Diarmaid L. Fawsitt Archive Section 1 Desc. List.

Descriptive List of the Personal Archive of Diarmaid L. Fawsitt

Content and Structure

The second period of diplomacy concerns the post-Truce era, where Fawsitt’s records include copies of outgoing letters written by him in London whilst attending the Anglo- Irish treaty conference in his capacity as economic advisor to Robert Barton, T.D. (1881-1975). At this time, Fawsitt’s outgoing letter correspondence demonstrates that he was still primarily involved in the New York consulate. Amongst the papers from this period are draft corrections of texts evidently in circulation between Irish delegates and cabinet concerning those sections of the Anglo-Irish Treaty dealing with economic matters including trade, shipping, and Ireland’s share of the United Kingdom’s debt (ref PR81/1/3/B). The records from this period include letters with Eamon de Valera’s orders recalling Fawsitt from London in late November 1921 to embark on a secret mission to gauge support amongst businessmen in the north of Ireland for an economic and political union with the south. The reports of Fawsitt’s mission to Belfast submitted to the Irish cabinet shed an important light on the critical period immediately preceding the vote in favour of approving the Anglo-Irish treaty in Dail Eireann and the division of the cabinet on treaty lines (ref. PR81/1/3/C). The records are also accompanied by a small number of letters from the northern businessmen interviewed by Fawsitt and these provide a unique insight to the concerns and aspirations of some of the business community in the north. These records suggest a brief window in time where the Irish cabinet believed a united Ireland might be possible, before this was broken by the divisive debates on the treaty in Dail Eireann. Amongst these records is a small series of notes taken by Fawsitt whilst attending the public meetings of the treaty debates in the Dail (ref. PR81/1/3/E). The period after the Anglo-Irish treaty debates in Dail Eireann marks a great shift in Fawsitt’s career away from the field of diplomacy and towards a career in the civil service. Fawsitt moved from employment under Dail Eireann to his post in the Provisional Government of Ireland’s Ministry of Economic Affairs, later part of the Ministry of Industry and Commerce. Surviving records from this period indicate Fawsitt’s role in early activities of the newly independent state. These include his role in the transfer of naval facilities to Ireland from Great Britain at Haulbowline Island in Cork Harbour and correspondence with the British Admiralty concerning the Treaty Ports at Berehaven Co. Cork and Lough Swilly Co. Donegal (ref. PR81/1/4/B, and PR81/1/4/C/5). Fawsitt’s records on transatlantic communication cables and his unofficial visit to the United States in the summer of 1923 demonstrate an enduring importance placed by Fawsitt and others on Irish-American relations and trade during the civil war period. Extensive correspondence with Irish-Americans, especially James K. McGuire (1863-1923), a former mayor of Syracuse, New York, include important letters providing context for the divisions amongst Irish-Americans in the wake of the Anglo-Irish treaty. These include warnings from the United States of threats to the lives of Diarmaid Fawsitt, Eamon de Valera, Michael Collins, and Richard Mulcahy (ref. PR81/1/3/I/01/29). Extensive correspondence is also present concerning Fawsitt’s demise from the civil service following his unofficial visit to the United States in the summer of 1923 (ref. PR81/1/4/D). These records indicate Fawsitt’s enduring association with Eamon de Valera in the eyes of many, despite his support for the Anglo-Irish treaty. Section 5 of the collection is comprised of extensive papers demonstrating Fawsitt’s continued efforts to promote Irish trade and industry, and to re-establish himself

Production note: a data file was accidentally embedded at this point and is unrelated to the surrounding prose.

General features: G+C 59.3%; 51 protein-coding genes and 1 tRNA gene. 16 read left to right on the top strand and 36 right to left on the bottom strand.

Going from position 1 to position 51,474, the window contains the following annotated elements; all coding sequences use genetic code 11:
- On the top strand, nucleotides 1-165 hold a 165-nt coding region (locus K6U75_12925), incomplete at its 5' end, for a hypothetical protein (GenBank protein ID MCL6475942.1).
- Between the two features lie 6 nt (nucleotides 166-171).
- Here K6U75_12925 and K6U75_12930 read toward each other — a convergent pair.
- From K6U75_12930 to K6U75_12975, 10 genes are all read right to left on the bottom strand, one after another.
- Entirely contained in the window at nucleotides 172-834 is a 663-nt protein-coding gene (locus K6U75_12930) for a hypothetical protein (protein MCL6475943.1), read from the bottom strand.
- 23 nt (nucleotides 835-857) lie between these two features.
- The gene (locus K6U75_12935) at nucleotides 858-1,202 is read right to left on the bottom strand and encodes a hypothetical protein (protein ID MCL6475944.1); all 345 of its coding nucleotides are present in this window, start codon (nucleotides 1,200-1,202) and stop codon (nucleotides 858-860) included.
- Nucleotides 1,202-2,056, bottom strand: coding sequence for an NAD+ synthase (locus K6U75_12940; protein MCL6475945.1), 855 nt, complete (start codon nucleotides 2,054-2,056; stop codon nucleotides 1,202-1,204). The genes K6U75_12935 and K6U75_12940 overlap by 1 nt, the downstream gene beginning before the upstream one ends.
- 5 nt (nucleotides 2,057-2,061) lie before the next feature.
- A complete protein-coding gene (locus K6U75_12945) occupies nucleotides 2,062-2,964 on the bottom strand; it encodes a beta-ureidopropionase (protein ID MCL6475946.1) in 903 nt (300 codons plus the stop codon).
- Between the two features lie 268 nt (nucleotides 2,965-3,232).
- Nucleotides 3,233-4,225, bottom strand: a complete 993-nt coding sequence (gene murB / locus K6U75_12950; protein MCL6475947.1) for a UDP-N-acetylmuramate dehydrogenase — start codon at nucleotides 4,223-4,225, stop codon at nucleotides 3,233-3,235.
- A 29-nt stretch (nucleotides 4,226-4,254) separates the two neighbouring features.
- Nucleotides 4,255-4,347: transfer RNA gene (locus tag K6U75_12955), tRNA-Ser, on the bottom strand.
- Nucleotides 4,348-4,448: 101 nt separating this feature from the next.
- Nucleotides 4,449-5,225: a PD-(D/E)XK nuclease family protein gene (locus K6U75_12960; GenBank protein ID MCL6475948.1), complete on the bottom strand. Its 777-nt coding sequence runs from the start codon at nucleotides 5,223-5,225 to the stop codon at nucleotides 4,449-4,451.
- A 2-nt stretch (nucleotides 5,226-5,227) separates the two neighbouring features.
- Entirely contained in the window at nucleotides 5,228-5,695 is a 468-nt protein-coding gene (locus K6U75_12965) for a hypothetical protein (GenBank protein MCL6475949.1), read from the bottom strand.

financially, following his departure from the public service. His involvement in the Irish Industrial Association, both in Dublin and Cork, is evident. Correspondence with the Cork Industrial Development Association contain evidence of efforts to promote trade in a number of different sectors including weaving, tobacco, and in motor manufacture at Ford’s plant in Cork. Correspondence with Mrs Slattery of the Irish Industrial Depot in New York illustrate his ongoing connection to Irish America (PR81/1/5/A/3). This section also documents his work as a journalist, broadcaster, and researcher on industrial topics, including trade marks, tariffs, production statistics, and the history of Irish industries. Sections 6 and 7 record Fawsitt’s new career as a barrister, and, subsequently, circuit court judge. The records present in Section 6 cover his legal training, his early work as a barrister (including work for firms such as Arthur Cox & Co), involvement in cases (eg, the Rossmuck Murder Appeal), and his ongoing study and research, as he quickly established himself as a leading barrister. Sub-section PR81/1/6/E covers Fawsitt’s service as a circuit court judge, initially on a temporary basis around Ireland, then subsequently as a permanent judge on the Eastern Circuit. Records include correspondence with court officials, county registrars, the Department of Justice, but also the Department of the Taoiseach, the file on which contains very interesting correspondence with Eamon De Valera sheding light on their friendship and relationship (PR81/1/6/E/4). Also of particular interest are extensive files (PR81/1/6/E/12-13) documenting his work chairing arbitration tribunals on workers’ wages under Emergency Powers in place during the Second World War, bringing together his industrial experience and his legal capacities. Letters of congratulations on his becoming a barrister, being appointed judge, and on his retirement, attest to the warmth and esteem in which he was regarded by his many friends and associates, in all walks of life. The diaries of his legal career as Judge in the South-Western Circuit Court, which comprise Section 7 of the collection, provide a unique insight into the life and activities in the legal profession of the newly independent Irish state. The small Section 8 documents some of Fawsitt’s interests as a public figure, eg, his involvement in the Archbishop Mannix Jubilee Commemoration Fund, and his associations with Australia, which he first visited in c1901/1902 and revisited in 1962. The records taken together form a common thread in Fawsitt’s life; that of his continued and determined interest in furthering the industrial and economic independence of Ireland, and of serving the Irish state and its citizens. The collection preserves an important set of archives recording attitudes towards trade, empire, and economic development both preceding independence and in the early years of the state, and into the world of the legal profession and courts service in mid-20th century Ireland.